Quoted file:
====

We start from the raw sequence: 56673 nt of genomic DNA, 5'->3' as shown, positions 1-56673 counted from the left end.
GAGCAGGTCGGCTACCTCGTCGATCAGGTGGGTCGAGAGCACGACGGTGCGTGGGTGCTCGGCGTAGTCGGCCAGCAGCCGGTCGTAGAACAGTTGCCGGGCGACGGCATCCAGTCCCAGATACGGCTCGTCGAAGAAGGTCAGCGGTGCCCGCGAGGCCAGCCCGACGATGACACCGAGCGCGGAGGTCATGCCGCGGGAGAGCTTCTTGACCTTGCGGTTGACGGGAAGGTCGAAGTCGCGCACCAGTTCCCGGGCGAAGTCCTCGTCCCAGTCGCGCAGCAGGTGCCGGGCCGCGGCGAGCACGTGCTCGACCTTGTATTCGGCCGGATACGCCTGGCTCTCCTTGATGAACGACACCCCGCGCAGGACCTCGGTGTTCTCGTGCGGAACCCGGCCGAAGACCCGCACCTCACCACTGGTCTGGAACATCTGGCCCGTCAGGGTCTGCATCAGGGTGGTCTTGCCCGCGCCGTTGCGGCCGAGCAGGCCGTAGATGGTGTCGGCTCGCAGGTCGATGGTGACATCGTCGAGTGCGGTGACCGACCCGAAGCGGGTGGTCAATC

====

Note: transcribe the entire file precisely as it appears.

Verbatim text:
We start from the raw sequence: 56673 nt of genomic DNA, 5'->3' as shown, positions 1-56673 counted from the left end.
GAGCAGGTCGGCTACCTCGTCGATCAGGTGGGTCGAGAGCACGACGGTGCGTGGGTGCTCGGCGTAGTCGGCCAGCAGCCGGTCGTAGAACAGTTGCCGGGCGACGGCATCCAGTCCCAGATACGGCTCGTCGAAGAAGGTCAGCGGTGCCCGCGAGGCCAGCCCGACGATGACACCGAGCGCGGAGGTCATGCCGCGGGAGAGCTTCTTGACCTTGCGGTTGACGGGAAGGTCGAAGTCGCGCACCAGTTCCCGGGCGAAGTCCTCGTCCCAGTCGCGCAGCAGGTGCCGGGCCGCGGCGAGCACGTGCTCGACCTTGTATTCGGCCGGATACGCCTGGCTCTCCTTGATGAACGACACCCCGCGCAGGACCTCGGTGTTCTCGTGCGGAACCCGGCCGAAGACCCGCACCTCACCACTGGTCTGGAACATCTGGCCCGTCAGGGTCTGCATCAGGGTGGTCTTGCCCGCGCCGTTGCGGCCGAGCAGGCCGTAGATGGTGTCGGCTCGCAGGTCGATGGTGACATCGTCGAGTGCGGTGACCGACCCGAAGCGGGTGGTCAATC